Thursday, March 26, 2015
Einstein's Lens Splits Space and Time
This year, we celebrate the 100th anniversary of the first publication of Einstein's greatest masterpiece, the General Theory of Relativity. Now astronomers using the Hubble Space Telescope have found a remarkable quadruple image of a distant exploding star which helps confirm another of that theory's most "far out" predictions.
The General Theory connects space, time, and gravity in mind-boggling ways. Strong gravity can actually warp (or bend) space and distort the flow of time. One example of gravity strong enough to do this is a dense cluster of galaxies, like the one shown on our image. Everything on this Hubble picture that is not a point of light (everything with a shape) is a galaxy of billions of stars. The cluster contains many such galaxies orbiting a common center.
Light from more distant objects behind the cluster has to go through the strong gravity of the cluster on its way to us. Einstein's theory predicts that as gravity warps space, the light from behind the cluster will have to travel through that warped space and will get twisted and bent in eerie ways. From the right angle, a single beam of light can be split into four similar images, something called an "Einstein Cross." That's just what you see in the inset on the picture.
Most amazingly, the four images of the exploding star took slightly different amounts of time to get to us through that warped space, and so we are seeing the same explosion at four different time periods. By studying the details of such complex "gravitational lenses" (as the distortion by the galaxy cluster is called), astronomers hope to learn more about how all the "stuff" in those galaxies is distributed and how much of it is regular matter and how much is dark matter.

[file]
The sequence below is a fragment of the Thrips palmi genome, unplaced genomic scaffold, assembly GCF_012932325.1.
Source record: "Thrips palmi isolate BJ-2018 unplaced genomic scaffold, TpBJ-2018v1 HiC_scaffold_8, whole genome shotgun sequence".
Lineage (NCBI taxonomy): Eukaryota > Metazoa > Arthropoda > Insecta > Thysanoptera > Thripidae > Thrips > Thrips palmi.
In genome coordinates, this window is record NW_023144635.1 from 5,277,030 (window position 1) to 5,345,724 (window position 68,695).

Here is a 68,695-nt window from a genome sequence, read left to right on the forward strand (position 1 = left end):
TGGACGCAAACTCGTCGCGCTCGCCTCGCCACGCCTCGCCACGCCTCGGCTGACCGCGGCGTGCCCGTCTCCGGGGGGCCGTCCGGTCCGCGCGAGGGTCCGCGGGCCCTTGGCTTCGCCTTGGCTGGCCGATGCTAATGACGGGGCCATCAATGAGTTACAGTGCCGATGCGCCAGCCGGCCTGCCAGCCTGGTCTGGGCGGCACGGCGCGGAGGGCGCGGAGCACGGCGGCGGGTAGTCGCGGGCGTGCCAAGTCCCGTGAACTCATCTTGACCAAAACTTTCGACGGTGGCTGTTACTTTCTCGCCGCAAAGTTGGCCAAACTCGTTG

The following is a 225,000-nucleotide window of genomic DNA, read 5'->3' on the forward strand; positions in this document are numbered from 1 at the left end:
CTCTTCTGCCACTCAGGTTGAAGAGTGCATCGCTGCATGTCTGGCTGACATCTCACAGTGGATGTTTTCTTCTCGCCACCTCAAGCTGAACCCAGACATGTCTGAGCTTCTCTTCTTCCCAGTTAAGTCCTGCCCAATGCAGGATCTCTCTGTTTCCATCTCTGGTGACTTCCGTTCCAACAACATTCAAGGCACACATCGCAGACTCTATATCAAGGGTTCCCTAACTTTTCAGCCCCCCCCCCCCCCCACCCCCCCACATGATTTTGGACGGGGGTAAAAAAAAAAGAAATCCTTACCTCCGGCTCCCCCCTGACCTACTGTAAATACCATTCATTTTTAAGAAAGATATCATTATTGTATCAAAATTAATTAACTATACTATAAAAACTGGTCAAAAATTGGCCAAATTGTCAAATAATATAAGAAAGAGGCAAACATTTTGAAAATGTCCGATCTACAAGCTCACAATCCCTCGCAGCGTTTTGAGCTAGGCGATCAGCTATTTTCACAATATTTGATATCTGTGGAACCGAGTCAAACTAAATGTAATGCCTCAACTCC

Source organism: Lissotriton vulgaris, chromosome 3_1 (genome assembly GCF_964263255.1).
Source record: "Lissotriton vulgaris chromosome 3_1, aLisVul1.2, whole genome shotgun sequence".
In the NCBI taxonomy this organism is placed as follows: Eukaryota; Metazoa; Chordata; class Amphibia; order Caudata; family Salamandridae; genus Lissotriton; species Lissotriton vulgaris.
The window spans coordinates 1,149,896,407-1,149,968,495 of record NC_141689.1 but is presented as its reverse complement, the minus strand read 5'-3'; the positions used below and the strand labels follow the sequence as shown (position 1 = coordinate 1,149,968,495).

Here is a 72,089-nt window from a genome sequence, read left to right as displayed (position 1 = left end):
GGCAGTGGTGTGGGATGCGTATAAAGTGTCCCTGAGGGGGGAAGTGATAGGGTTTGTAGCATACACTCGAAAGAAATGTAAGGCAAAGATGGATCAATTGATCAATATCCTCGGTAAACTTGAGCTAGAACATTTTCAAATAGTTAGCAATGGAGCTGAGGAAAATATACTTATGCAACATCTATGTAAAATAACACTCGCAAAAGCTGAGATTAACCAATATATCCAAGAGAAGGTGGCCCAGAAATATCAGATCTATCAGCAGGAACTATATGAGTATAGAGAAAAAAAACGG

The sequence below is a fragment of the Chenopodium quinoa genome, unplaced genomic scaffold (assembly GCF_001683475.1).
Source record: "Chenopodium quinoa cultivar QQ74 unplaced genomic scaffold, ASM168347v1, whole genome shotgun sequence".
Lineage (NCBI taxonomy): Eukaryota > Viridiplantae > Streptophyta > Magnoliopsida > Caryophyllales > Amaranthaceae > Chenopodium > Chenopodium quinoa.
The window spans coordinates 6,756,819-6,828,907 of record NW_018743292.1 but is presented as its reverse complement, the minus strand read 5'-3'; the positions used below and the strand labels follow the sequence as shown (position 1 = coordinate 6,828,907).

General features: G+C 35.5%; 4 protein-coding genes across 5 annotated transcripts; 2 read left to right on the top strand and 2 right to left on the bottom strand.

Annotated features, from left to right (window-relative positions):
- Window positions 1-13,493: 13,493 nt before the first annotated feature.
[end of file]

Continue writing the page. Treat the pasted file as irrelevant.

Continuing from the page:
The galaxy cluster only has a catalog number, not a name, but we know it is about 5 billion lightyears away (meaning light, traveling at the fastest permitted speed in the universe, took five billion years to reach us.) The exploding star appears to be four billion lightyears further than that -- meaning we are seeing its light from 9 billion years ago. The only reason we can see it at all is that the gravity of the galaxy cluster actually intensifies the light as well as splitting it -- just as Einstein's theory predicts.
What a wonderful image with which to celebrate the 100th anniversary of a theory that Einstein's called "the happiest thought of my life!"
(Click on the image to see it bigger -- believe me, it's worth it!)